Einstein in a Republic of Tea box.

I’ve had a tough few weeks with Einstein. It started about two weeks ago this past Thursday, when I took him in for his leukemia booster shot. He had a fever, so they refused to vaccinate him and told me to bring him in again in a week. I brought him home and over the course of the week noticed his belly grow. When I brought him in again, they said he still had a slight fever and thought he had worms. After administering the dewormer I approved, the tech who’d brought it out showed me how to take his temp under his forelegs and advised me to get a thermometer, and to bring him one week later. I took him home and hit the store for a thermometer that day. Over the course of the next week, his temperature fluctuated, dropping then rising again. And when I got home from my volunteer shift on this past Tuesday I saw how big his belly was. Since I had an appt on Thurs, I’d scheduled his next appt for the Weds before, so I took him in.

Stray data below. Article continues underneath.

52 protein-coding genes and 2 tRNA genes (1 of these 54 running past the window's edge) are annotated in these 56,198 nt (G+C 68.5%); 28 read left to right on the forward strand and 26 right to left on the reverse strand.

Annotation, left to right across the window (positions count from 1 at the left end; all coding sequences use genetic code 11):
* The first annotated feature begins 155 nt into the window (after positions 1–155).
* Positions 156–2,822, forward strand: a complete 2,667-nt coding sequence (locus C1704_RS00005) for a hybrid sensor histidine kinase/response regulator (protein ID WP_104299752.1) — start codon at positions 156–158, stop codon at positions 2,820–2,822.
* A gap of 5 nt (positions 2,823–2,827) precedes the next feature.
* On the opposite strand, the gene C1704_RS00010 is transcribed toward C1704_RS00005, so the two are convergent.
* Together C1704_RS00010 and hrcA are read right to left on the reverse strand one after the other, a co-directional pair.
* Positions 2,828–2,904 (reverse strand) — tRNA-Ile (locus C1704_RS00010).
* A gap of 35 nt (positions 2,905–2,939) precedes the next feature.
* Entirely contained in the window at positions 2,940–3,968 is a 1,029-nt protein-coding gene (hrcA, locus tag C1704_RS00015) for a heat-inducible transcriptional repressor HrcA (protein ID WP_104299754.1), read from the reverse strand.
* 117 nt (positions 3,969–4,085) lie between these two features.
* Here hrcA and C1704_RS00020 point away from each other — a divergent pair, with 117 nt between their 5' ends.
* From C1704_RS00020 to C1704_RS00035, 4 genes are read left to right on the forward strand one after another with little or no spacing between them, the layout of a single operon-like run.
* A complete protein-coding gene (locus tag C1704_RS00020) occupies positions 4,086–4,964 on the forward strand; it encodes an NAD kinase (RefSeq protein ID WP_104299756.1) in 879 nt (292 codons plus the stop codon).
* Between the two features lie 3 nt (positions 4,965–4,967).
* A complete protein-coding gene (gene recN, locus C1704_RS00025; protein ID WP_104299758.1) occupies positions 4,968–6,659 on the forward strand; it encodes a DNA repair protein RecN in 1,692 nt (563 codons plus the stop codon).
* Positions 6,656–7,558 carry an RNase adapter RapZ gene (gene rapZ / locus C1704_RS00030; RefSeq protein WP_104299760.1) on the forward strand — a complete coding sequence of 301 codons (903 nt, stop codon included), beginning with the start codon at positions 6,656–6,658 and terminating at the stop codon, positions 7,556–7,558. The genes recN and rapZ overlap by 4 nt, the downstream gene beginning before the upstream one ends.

The prognosis wasn’t good.

He had Feline Infectious Peritonitis, also called Feline Coronavirus Disease. It had caused fluid to build up in his abdomen, and the vet told me it would move to his chest next. In all but one case of kittens with this illness, she’d seen only one survive, and I thought, One out of how many she’s seen? and made the hard decision. Einstein’s quality of life had already suffered. He spent a lot of time curled up in the Republic of Tea box he’d made into his bed, or tucked up by his food and water dishes. I think it hurt him to hold him because he’d stopped cuddling as much as he used to. I didn’t want to watch him deteriorate or force him to suffer an awful suffocation/drowning death, so I let the vet euthanize him.

Einstein was a happy, active kitten until the disease took him. He loved cuddles. Almost every time I made a cup of coffee or tea, he’d hop up on the table in my kitchen area to watch my process with my Brita pitcher—he tried so hard to understand what happened to all the water. Nearly every morning, he’d serenade me awake at eight o’clock or so, and he’d sometimes join me to lie on my hip or abdomen if I unclipped the hose from my CPAP mask and called his name, and we’d lie there together taking comfort in each other, dozing.

There won’t ever be another cat like him, and I miss him.